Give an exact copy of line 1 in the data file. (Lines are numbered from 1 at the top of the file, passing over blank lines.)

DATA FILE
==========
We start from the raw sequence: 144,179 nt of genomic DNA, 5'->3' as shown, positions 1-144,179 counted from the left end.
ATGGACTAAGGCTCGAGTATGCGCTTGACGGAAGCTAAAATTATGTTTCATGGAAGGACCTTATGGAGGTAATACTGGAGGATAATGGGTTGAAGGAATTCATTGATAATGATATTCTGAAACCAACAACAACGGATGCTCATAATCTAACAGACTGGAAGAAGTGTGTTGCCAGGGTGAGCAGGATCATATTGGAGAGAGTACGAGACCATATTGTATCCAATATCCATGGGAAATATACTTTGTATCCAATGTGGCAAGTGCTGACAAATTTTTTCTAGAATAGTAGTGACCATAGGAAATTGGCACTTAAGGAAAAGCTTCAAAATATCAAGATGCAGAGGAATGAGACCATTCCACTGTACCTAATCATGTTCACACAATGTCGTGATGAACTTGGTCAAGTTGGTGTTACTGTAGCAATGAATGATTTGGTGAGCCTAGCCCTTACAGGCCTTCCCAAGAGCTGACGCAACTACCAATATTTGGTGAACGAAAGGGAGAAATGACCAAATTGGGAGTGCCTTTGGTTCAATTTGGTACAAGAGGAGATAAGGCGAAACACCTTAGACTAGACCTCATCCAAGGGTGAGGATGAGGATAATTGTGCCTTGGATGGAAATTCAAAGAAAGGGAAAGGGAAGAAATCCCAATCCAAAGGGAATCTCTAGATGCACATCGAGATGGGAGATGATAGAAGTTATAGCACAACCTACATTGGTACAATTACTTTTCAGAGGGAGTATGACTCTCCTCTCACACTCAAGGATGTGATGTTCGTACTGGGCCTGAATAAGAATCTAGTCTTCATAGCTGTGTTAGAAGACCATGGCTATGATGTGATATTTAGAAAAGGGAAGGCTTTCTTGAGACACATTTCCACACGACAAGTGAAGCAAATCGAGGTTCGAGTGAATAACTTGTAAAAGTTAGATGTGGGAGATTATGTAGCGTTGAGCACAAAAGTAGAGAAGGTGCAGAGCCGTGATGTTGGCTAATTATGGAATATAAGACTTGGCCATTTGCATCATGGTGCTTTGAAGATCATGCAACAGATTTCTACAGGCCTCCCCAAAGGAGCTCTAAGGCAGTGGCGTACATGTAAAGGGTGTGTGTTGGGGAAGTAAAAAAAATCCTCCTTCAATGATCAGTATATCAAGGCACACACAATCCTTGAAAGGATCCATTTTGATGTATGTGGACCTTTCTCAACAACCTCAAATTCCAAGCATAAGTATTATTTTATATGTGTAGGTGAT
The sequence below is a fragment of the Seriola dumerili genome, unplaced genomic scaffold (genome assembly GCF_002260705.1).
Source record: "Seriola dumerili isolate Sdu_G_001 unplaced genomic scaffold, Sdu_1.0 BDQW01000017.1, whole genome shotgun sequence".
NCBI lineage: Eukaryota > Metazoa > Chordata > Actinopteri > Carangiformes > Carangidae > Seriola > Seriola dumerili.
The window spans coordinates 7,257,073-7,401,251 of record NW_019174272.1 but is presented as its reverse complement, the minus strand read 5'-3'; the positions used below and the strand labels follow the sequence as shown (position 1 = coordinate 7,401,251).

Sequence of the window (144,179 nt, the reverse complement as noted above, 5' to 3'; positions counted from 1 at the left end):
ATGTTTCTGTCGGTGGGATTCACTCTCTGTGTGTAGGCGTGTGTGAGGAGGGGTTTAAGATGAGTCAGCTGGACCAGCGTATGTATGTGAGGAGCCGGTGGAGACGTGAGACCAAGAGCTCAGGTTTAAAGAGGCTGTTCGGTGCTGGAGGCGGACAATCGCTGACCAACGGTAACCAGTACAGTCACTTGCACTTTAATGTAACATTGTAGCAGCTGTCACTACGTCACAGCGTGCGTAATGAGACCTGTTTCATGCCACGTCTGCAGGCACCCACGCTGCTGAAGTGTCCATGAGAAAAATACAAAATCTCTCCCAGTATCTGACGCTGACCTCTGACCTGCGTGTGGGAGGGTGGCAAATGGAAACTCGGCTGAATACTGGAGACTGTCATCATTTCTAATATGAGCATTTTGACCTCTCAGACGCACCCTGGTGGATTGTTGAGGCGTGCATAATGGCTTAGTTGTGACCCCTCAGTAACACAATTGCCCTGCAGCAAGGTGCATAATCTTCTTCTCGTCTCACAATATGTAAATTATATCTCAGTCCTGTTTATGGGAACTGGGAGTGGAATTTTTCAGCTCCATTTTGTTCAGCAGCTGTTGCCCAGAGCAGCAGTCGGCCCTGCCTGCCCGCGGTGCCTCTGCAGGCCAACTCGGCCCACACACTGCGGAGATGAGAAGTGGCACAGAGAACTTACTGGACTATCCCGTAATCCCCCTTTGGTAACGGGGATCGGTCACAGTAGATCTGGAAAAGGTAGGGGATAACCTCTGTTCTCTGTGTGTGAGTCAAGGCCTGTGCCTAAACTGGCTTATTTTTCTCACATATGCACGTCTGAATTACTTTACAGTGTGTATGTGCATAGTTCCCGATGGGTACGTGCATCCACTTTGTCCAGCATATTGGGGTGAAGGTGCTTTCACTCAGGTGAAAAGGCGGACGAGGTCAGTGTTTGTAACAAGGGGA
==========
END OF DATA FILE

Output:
We start from the raw sequence: 144,179 nt of genomic DNA, 5'->3' as shown, positions 1-144,179 counted from the left end.